Michael Delahoyde, PhD

Professor of English

Chaucer, The Squire’s Tale


Requesting a tale of love from this guy seems appropriate. His response to the Host is certainly courteous and concise — even the begging pardon in advance “if I speke amys” (7).


This one has no known sources, just maybe some elements and motifs. Therefore it’s been tempting for Chaucerians to say that Chaucer tried his own hand at inventing a story and failed, and then assigned his abortion to the Squire. That shows how much faith they have in their own man.

The genre is romance (aristocratic love) or maybe oriental romance (with magic, marvels, plot upon plot in a Mandevillian world).The Squire sets this tale in “Tartarye” (9), or somewhere in the Mongol empire — potentially exotic, but problematically remote. He seems pretty glib about deaths in war (11), unlike the ponderous qualifications in the tale of his father the Knight. In describing the king, Cambyuskan, the Squire is totally unreserved; the king excels in every virtue. This is all just given, not developed as with Theseus in The Knight’s Tale. This lord has two sons with weird names and a daughter, Canacee. (We’ve heard that name before, but where … ?) On mentioning her beauty, the Squire offers an ornate and overdone rhetorical flourish, drawing attention to himself while exaggerating his insufficiencies as a narrator (34-41). Piles of astrological nonsense follow as the Squire continues setting the tale. Then he emphasizes the pomp and the odd exotic Mongolian foods at a banquet (59-71), followed by some occupatio culled from his dad.

We’re deluded into thinking the actual plot has begun when a knight bursts into the banquet with some cool stuff and lots of polite greetings to the nobles. Eventually, “He with a manly voys seide his message” (99) and we wait about a dozen lines of Squire filler to find out what it is. In essence, the knight has brought four magical gifts: a steed of brass that can take you anywhere quickly by the manipulation of a pin (an instant gratification machine); a fortune-telling mirror that especially can show lovers’ treacheries (so fanciful romance matters are more important that the potential political advantages); a ring that translates birdsong; and a sword that smites and heals (appropriate for a world without consequence). The “lewed” people are fascinated with the horse but don’t know how to work the pin; thus the Squire sets up elitist dynamics, excluding the “lewed” from this supposedly special knowledge, for dozens of lines of wonder and gasping, after which he shows off his book learning and more astrology, and the tale goes nowhere.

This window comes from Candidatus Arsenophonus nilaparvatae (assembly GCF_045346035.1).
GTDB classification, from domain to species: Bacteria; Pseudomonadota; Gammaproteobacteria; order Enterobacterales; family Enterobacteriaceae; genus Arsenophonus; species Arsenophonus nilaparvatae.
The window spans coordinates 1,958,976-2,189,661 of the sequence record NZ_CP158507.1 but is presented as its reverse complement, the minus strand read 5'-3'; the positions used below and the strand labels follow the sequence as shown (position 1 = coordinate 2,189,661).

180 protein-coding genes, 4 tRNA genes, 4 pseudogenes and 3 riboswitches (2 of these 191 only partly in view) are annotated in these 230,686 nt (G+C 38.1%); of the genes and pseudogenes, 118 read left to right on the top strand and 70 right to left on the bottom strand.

Who koude telle yow the forme of daunces
So unkouthe, and swiche fresshe contenaunces,
Swich subtil lookyng and dissymulynges
For drede of jalouse mennes aperceyvynges?
No man but Lancelot, and he is deed.

The Squire continues describing the “wondryng” (305) and the pin manipulations.

The apparent problem is that the set-up involves four magical gifts received, but the tale runs away from the Squire and he can’t control the stories’ too many elements. So the magical objects remain in storage. “The telling is graced by a kind of youthful enthusiasm and enterprise, but ungraced by narrative discipline”; “Certainly it reads at times as if its author had swallowed a rhetorical handbook whole but had not fully digested it” (Donaldson 1086).

The Squire describes human anatomy as a chemical factory — mechanical, like the horse. He gives a bit of dream theory, but mentions that Canacee is dreaming not about the knight, but about the toys. How much does this guy really know about love? More astronomical precision and mechanical optics take the place of any poetic sensibility about sunrise. He reports that Canacee could, because of the magic ring, understand the morning chatter of birds, but he doesn’t tell us what she heard! Does this dolt have any sense of his audience? Wouldn’t it have been interesting to find out what birds sing about?

Any love story potential is for the birds, literally: a self-mutilating female falcon tells its woeful tale to Canacee, during which the Squire plagiarizes what no doubt was a successful line from his father: “pitee renneth soone in gentil herte” (479).

The tale is, though, nicely suited to the teller beyond the superficial level. The Squire has a naive enthusiasm for the trappings of such stories and all the pageantry. It’s a medieval MTV tale: style above substance, elitism, instant gratification, posing, the fanciful above worth, a world without consequence, amorality, lines emptied of meaning, and it all goes nowhere.

The tale ends with a summary of future topics which sounds as if it would require thousands more lines at this rate, and then a “two-line rhetorical warm-up at the beginning of Part III” (Donaldson 1087). And we’re left with an incompletion. Or are we?